La-La Land Records (LLLCD 1036)
Release Date: 2005
Conducted by Richard Gibbs
The Northwest Sinfonia
|3.||The Prisoner's First Letter/Mary's Dream||3:18|
|4.||Painted Lady/Mary's World/The Fight||3:32|
|9.||Overdose/Grim Reaper/The Hospital||4:51|
|13.||The Book Is Finished/Afterlife/The Beach*||5:44|
|16.||Afternate End Credits*||5:40|
|Total Album Time:||59:49|
|by Jonathan Jarry
September 13, 2005
"All my memories begin here, in the pages of my sister's book. Looking back I remember how Mary filled it with laughter, smiles, and magic. But I didn't understand any of that, I only believed in forgetting until Mary taught me how to turn the pages of my own life."
That quote is from the 1999 movie The Book of Stars and it'll give you an idea of where on the sappiness scale this little baby ended up. It stars (no pun intended) Mary Stuart Masterson and Jena Malone as sisters, one a hooker with a drug addiction, the other a serene dreamer with cystic fibrosis who begins putting together a scrapbook to revive her sister's interest in poetry and dreams. Their lives are intertwined with those of a handicapped neighbor, a refugee from war-torn Europe, and a prisoner. I'm sure at some point someone learns a valuable lesson about life.
The score is by Richard Gibbs, former member of Oingo Boingo, who is better known for his light comedic work on a number of motion pictures, as well as some minimalist, tribal music for the recent "Battlestar Galactica" mini-series. His Book of Stars could easily have become lost in gushing harp arpeggia, overly dramatic violin chord progressions, and cheesy piano melodies, but Gibbs knows slightly better than that and he has come up with a beautiful score that plays as a fusion of Christophe Beck's fluffier fare and Mychael Danna's ethnic touches. The theme itself is refreshing: it sounds non-traditional to Western ears yet is clearly hummable. It is introduced in the "Main Title", played and sung by Anuradha Sridhar. She plays the Indian violin, which is a regular Western violin tuned differently and played in a semi-cross-legged position which allows for more freedom and more fluidic lines. This theme, along with the Indian violin, comes back in "Happy Birthday" over a rising flute ostinato and a dream-like trance induced by the glockenspiel and violins. It's what truly sets this score apart from your average Hallmark movie cheese fest.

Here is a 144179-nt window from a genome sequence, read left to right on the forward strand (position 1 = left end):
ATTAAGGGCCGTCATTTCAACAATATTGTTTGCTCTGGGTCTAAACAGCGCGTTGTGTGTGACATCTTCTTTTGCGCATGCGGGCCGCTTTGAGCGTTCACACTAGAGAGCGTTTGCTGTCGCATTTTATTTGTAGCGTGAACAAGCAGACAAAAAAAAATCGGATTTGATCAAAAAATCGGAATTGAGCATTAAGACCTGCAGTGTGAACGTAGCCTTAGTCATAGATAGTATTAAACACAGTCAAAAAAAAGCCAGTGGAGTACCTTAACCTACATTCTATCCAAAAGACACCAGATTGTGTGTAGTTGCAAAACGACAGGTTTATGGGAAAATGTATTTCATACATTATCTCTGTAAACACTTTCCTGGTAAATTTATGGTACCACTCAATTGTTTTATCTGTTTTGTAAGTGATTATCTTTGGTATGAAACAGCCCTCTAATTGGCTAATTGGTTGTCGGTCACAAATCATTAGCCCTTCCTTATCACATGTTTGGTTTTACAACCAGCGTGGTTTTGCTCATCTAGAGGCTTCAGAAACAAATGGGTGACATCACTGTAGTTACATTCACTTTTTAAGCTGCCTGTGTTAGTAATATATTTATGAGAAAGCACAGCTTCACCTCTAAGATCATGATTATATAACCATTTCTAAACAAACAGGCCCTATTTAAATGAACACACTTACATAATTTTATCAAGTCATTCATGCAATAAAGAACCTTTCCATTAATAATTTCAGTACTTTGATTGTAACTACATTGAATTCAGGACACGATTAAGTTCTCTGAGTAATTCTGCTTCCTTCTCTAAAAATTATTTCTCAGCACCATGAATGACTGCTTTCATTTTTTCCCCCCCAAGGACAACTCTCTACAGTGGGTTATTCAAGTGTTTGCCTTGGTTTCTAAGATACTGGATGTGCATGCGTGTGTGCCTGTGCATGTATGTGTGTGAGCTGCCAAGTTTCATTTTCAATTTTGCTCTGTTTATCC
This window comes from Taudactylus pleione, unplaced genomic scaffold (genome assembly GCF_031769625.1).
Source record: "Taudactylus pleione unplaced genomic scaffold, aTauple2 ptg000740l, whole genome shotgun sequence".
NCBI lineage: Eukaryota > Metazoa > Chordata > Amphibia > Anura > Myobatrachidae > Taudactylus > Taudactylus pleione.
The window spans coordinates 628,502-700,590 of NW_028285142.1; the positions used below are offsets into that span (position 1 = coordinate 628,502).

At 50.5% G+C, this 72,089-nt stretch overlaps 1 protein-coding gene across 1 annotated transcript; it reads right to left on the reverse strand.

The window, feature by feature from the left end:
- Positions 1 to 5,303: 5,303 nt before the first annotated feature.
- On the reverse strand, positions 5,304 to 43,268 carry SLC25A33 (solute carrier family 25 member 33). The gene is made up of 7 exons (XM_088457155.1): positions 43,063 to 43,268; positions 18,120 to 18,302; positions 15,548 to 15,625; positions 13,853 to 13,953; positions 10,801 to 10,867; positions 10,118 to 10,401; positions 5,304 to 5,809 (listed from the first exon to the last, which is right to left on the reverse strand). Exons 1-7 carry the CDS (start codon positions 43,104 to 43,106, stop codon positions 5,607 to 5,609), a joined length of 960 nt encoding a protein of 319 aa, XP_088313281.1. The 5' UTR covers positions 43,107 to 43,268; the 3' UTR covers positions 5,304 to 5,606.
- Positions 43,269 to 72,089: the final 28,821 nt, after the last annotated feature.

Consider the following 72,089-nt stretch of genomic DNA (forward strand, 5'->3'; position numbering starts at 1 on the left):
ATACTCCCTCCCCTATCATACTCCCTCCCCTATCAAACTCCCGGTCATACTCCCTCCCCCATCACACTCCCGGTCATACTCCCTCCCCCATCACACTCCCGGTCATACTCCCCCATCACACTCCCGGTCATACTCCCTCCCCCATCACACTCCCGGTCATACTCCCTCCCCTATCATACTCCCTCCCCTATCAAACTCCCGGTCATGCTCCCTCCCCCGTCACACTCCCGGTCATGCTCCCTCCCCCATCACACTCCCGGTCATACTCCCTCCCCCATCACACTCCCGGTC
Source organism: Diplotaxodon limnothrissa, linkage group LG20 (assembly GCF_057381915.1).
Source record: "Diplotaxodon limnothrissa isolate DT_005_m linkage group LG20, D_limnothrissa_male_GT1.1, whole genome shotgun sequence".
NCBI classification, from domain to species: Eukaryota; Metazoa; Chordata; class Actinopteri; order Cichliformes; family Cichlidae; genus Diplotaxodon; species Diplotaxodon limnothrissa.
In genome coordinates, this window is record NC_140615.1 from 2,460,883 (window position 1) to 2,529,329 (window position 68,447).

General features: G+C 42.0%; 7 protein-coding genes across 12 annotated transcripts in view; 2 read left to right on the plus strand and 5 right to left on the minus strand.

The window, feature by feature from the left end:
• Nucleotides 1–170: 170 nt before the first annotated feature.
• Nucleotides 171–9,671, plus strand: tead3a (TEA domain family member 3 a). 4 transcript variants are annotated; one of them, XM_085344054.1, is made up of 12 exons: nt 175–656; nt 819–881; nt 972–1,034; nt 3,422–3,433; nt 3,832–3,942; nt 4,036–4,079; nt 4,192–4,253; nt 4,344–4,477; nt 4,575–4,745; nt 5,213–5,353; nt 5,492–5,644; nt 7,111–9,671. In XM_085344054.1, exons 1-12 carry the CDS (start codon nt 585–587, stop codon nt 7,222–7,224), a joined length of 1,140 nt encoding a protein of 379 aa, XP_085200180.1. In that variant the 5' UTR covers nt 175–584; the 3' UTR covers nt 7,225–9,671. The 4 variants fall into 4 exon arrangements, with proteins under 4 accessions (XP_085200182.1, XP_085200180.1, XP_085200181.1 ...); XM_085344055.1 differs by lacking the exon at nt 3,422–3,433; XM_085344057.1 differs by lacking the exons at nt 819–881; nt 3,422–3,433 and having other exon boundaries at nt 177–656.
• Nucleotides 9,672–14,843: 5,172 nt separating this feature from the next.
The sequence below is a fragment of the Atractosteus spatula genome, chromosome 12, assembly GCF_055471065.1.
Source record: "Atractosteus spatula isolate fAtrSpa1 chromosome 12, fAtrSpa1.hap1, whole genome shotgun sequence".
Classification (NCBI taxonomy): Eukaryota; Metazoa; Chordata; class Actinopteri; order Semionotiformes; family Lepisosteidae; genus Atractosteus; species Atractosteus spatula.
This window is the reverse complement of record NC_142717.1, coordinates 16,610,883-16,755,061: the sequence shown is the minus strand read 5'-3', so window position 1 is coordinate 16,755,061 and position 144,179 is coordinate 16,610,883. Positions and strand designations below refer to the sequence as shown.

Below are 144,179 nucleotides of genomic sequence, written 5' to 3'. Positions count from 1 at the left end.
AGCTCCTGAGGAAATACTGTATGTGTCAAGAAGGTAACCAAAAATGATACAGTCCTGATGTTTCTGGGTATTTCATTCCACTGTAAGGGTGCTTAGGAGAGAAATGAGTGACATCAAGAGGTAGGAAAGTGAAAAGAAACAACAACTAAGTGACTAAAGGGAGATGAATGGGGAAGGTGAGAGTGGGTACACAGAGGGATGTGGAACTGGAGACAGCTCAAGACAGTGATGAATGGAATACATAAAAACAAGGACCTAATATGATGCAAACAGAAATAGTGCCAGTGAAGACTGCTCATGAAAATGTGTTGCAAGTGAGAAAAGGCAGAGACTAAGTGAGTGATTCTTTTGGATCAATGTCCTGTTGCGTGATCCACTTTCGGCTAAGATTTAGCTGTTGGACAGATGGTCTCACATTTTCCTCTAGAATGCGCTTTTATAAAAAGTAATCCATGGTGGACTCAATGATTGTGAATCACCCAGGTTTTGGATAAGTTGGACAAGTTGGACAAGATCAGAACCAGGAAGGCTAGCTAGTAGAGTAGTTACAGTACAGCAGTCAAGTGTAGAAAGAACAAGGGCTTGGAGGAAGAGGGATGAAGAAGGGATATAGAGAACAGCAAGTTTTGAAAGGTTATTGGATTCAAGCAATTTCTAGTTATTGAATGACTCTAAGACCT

The rest of cues are strong, yet occasionally dip a toe or two in the pond of Kleenex-sponsored melodrama, with recognizable string chords and emotional piano writing. The cue "The Book Is Finished" is a truly beautiful and restrained reorchestration of the theme for piano and glockenspiel over slowly-moving violin harmonies, while the following "Afterlife" climaxes with such a cheesy "swoosh" that you can almost see the angels guiding little Jena Malone being washed out in a huge white out effect. "Transcendence" is our little epilogue, with Christian rock piano accompaniment inducing fits of cynical and maniacal laughter. The original "End Credits" inexplicably shift gears to exploit the theme in a cheap blues-y fit of soft drumming and rock organ droning. The "Alternate End Credits" are thankfully appended, allowing us to wallow in the beauty of the Indian violin once more.
The Book of Stars treads the line between sappy melodrama and genuinely-touching writing with original, Indian touches. Richard Gibbs doesn't quite capture the essence of a Mychael Danna score, occasionally falling back on predictable clichés and heart-tugging string moments, but the score is strong, the theme is original and memorable, and the orchestrations shine from moment to moment. More emphasis on the Indian elements might have produced a score akin to Danna's Monsoon Wedding, which most definitely would not have been a bad thing.
Note: In this era of quick packaging, it is always fun to read enlightening liner notes where the composer recalls the whole process from spotting to recording with funny anecdotes. The liner notes to The Book of Stars are well worth reading, in spite of the fact that they praise the movie as the second-coming of filmmaking.
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